Baja Sur and Whale Watching in Guerrero Negro
The peninsula that Americans know as Baja is comprised of two states, Baja California and Baja California Sur. Baja means lower, and refers back to Fransican's division of their Californian mission territory into Alta and Baja. The peninsula is still known as Baja, and the lower half of lower California is know referred to as Baja Sur, or southern Baja.
The border between the brother states is marked with limited fanfare: a large flag, some Grey whale bones, and a guy spraying down tires with pesticide. Like a never ending Phish set, Baja Sur is a continuation of the song of the north, with a few more subtle riffs on beautiful beaches and palm trees added for good measure. It's very nearly the same paradise, but "very nearly" isn't identical.
Our first stop was Guerrero Negro, home to the greatest salt mine in the world and a renowned whale-watching spot. Grey whales spend their summers eating and copulating in the rich waters of the northern pacific. When the weather turns and the days get shorter, the lady whales migrate to the warmer waters of Baja to birth their baby whales. The water is warm and the lagoons are protected, providing a perfect spot for teaching their little ones how to swim and breathe and get by.
We camped on the beach by a salt refinery for very, very little money, and caught a whale watching boat the next day. By a blessing from God we found ourselves alone on the boat, just the two of us and the captain and a boat hand. IT WAS AWESOME! No crowd, no one else to talk to, just near silence while we stalked a few pairs of enormous whales. The babies were pretty big and the moms just huge, to put it in bland and blatant terms. I grew up whale watching every summer on Cape Cod, and this is nothing like that. While our captain did keep us a respectful distance from the new mother-child pair, it was much more intimate than my expectations.
The camping spot was exquisite. We weren't actually charged for camping, but for entrance into the park, so technically the camping was free. There weren't a lot of other folks camped, and almost no light pollution, so the photo opportunities were outstanding. Chels broke out her big camera and tripod one night to capture some stunning shots of the sunset and the starry night.
After leaving the Guerrero Negro lagoon and campground, we provisioned in the town and headed out. With tanks full of water and a stocked fridge, we made our way to San Ignacio, by way of some small highway town that gave us a foggy night of camping in a hotel lot.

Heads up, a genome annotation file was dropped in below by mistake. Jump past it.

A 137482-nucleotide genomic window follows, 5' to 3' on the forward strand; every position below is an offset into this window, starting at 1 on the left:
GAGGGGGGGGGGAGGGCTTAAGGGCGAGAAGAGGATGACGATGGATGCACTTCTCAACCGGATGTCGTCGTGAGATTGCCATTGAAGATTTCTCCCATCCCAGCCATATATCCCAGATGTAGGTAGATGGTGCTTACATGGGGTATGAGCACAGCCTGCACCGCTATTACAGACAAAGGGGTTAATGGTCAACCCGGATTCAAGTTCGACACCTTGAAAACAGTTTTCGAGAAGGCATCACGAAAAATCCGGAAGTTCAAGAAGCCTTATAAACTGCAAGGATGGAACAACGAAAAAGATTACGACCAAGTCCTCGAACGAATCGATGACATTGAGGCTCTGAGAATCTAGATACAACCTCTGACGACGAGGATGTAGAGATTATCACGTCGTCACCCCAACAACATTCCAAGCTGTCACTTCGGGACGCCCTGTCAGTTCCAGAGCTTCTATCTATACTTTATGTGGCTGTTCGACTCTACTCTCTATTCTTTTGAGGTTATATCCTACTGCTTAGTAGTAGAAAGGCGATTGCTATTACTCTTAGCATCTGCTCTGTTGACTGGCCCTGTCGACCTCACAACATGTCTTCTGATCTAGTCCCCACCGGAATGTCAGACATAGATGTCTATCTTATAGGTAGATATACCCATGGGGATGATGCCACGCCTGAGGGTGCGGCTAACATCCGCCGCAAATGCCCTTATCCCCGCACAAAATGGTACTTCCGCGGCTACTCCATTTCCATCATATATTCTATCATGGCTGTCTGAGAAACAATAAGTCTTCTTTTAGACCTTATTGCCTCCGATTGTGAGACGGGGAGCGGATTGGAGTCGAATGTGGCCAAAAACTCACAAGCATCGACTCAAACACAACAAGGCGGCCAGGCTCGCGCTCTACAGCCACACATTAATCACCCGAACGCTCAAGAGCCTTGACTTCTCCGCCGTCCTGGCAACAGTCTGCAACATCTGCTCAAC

We arrived in San Ignacio, parked in the town square, and explored the nearby mission. There are missions up and down the peninsula, and the one in San Ignacio is supposed to be the best balance of accessibility, originality (as in terms of structure), and quality (as in terms of upkeep and grounds). We're Christians but we're not Catholic, but that didn't keep us from really appreciating the grandeur structure. We recognize that the history of missions in both Mexico and the US is a history of bloodshed and subjugation, and while we in no way support the methods put forth by the missionaries in the name of God, we can't help but recognize a beautiful structure when we see one.
After pondering the beauty of the town square and its mission, we headed out of town to find a camping spot, only to run (pun intended!) into the Via PanAm team! Via PanAm is a team of four crazy people who are running marathon lengths (26.2 miles) from Prudhoe Bay, Alaska to Ushuaia, Argentina for charity. Weking and Seba are the runners, and Liesbeth and An are their support. "To Walk Again" is their chosen charity, and their goal is to support folks with physical limitations. Maybe that means keeping them active or maybe it means starting the process to get an expensive prosthetic made. To help the charity, the Via PanAm team runs a marathon EVERY DAY. Everyday there is one team member running, one recovering, and two supporting. The supporting team members drive two very cool Toyota Hilux trucks with custom built camping boxes, but the trucks are just there to carry the stuff. Their's isn't a vehicular trip. Their travel is supported by wheel, but driven by feet.
They haven't raised a lot of money, and they deserve your support. Give them the price of a latte or a draft beer, or something. Check out their website www.ViaPanAm.Today and maybe give a little, not because you must, not because you can, not because they are living an amazing story and it inspires you to push your own limits and realize your untapped potential, but because THEY RAN A MARATHON TODAY. And they will tomorrow. And the next day. And then again. And then again and again and again. All the way to Ushuaia, Argentina. Oh you don't know where Ushuaia is? IT'S WHERE SOUTH AMERICA RUNS OUT OF THINGS YOU CAN RUN ON.
Our camp site that night was awesome. The Lagoon in San Ignacio is fed by a freshwater spring, a real life Oasis on the peninsula of desert. We camped, cooked, swam, and enjoyed the rope swing. Cost? 80 pesos (~4USD) a night. I love this country.